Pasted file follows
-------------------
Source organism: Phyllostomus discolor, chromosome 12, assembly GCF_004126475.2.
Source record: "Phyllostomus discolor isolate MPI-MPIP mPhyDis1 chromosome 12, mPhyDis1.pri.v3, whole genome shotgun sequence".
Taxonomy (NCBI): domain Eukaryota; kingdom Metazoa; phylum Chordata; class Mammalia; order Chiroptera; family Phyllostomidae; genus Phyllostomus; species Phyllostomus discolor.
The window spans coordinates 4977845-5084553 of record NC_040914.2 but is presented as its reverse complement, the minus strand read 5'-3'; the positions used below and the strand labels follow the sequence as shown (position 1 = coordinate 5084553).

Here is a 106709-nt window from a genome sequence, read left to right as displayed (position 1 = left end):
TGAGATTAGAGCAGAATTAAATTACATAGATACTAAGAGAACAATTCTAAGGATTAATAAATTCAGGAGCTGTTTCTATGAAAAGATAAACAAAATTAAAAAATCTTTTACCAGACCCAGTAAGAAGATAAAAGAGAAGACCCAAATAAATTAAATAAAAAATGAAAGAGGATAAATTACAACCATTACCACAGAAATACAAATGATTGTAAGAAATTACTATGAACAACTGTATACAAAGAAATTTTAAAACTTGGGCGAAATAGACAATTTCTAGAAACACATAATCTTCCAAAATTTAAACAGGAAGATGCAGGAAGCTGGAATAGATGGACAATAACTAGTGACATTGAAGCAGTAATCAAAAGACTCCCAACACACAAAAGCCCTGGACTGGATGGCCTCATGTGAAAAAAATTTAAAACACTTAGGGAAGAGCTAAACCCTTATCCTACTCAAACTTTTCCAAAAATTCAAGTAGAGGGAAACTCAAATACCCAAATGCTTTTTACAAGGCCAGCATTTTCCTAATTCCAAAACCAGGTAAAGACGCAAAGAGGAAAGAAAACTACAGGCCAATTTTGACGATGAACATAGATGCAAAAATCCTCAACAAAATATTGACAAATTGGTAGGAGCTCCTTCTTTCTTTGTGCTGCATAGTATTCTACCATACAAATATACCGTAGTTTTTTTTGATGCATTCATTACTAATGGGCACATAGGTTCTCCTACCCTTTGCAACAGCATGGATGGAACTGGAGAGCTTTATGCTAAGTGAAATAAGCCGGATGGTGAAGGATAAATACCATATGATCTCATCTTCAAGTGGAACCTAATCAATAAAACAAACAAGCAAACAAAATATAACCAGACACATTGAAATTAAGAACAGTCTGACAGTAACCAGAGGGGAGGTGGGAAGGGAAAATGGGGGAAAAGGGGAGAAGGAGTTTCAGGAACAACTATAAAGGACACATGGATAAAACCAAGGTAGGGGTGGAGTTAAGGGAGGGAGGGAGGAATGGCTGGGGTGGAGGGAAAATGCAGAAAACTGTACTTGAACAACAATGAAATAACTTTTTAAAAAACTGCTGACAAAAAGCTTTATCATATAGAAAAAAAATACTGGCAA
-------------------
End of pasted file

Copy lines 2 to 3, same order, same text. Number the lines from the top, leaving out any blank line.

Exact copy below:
Source record: "Phyllostomus discolor isolate MPI-MPIP mPhyDis1 chromosome 12, mPhyDis1.pri.v3, whole genome shotgun sequence".
Taxonomy (NCBI): domain Eukaryota; kingdom Metazoa; phylum Chordata; class Mammalia; order Chiroptera; family Phyllostomidae; genus Phyllostomus; species Phyllostomus discolor.